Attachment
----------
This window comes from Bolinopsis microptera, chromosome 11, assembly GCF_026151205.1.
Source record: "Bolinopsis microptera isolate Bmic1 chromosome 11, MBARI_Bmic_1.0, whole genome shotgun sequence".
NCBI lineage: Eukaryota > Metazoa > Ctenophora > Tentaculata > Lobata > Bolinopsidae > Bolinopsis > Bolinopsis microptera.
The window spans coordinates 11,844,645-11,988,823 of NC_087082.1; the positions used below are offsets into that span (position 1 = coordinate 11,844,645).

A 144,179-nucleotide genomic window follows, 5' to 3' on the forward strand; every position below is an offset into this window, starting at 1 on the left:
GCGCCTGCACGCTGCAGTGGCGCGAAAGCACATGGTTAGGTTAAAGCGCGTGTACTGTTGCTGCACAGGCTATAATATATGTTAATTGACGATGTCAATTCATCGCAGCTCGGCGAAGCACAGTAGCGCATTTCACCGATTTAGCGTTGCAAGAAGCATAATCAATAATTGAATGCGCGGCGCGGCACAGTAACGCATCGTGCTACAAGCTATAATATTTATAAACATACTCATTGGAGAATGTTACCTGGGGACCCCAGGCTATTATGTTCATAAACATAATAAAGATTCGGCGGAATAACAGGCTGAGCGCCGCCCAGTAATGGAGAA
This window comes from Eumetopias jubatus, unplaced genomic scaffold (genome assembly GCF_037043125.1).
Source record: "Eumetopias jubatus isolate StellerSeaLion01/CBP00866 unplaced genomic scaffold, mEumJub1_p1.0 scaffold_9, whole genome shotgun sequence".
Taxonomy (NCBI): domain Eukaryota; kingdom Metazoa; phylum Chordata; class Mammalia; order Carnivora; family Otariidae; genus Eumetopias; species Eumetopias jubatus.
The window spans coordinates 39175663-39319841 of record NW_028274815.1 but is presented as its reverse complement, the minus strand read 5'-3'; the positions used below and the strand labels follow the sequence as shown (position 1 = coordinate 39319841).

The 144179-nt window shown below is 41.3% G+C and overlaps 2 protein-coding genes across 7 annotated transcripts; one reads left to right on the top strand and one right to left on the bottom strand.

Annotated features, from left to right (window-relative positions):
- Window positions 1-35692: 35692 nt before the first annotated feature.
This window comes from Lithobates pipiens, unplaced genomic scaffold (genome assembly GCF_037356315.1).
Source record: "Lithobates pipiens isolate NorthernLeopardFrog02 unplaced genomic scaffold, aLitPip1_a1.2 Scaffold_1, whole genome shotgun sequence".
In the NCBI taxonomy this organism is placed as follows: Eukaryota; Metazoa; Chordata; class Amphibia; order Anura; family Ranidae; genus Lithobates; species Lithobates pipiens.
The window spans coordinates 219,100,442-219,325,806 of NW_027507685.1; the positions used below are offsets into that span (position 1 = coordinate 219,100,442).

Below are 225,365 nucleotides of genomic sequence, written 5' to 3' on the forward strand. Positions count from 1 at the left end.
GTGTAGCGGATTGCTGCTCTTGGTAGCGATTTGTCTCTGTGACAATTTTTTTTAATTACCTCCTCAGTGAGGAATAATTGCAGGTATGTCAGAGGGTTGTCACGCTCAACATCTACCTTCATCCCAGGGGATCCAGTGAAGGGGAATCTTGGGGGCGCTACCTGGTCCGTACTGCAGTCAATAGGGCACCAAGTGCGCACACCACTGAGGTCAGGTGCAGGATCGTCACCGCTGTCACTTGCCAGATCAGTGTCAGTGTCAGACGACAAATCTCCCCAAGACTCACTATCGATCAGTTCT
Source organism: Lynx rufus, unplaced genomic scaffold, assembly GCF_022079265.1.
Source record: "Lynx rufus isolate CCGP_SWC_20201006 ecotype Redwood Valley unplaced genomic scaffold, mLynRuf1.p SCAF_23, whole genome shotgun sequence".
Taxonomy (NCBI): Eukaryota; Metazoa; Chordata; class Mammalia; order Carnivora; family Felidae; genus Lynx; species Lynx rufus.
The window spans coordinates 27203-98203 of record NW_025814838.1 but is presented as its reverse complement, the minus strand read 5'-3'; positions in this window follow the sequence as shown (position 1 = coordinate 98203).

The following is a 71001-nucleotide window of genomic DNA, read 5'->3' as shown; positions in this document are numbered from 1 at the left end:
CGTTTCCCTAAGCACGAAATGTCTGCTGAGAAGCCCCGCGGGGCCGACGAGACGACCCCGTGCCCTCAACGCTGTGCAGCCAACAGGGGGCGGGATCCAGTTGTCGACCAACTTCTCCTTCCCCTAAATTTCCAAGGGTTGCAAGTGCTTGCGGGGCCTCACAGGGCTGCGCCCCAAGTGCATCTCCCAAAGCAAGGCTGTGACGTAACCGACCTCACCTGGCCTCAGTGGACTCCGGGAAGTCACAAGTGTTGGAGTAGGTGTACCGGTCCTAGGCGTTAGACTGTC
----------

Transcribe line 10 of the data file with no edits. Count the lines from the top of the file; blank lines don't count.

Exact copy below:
The window spans coordinates 39175663-39319841 of record NW_028274815.1 but is presented as its reverse complement, the minus strand read 5'-3'; the positions used below and the strand labels follow the sequence as shown (position 1 = coordinate 39319841).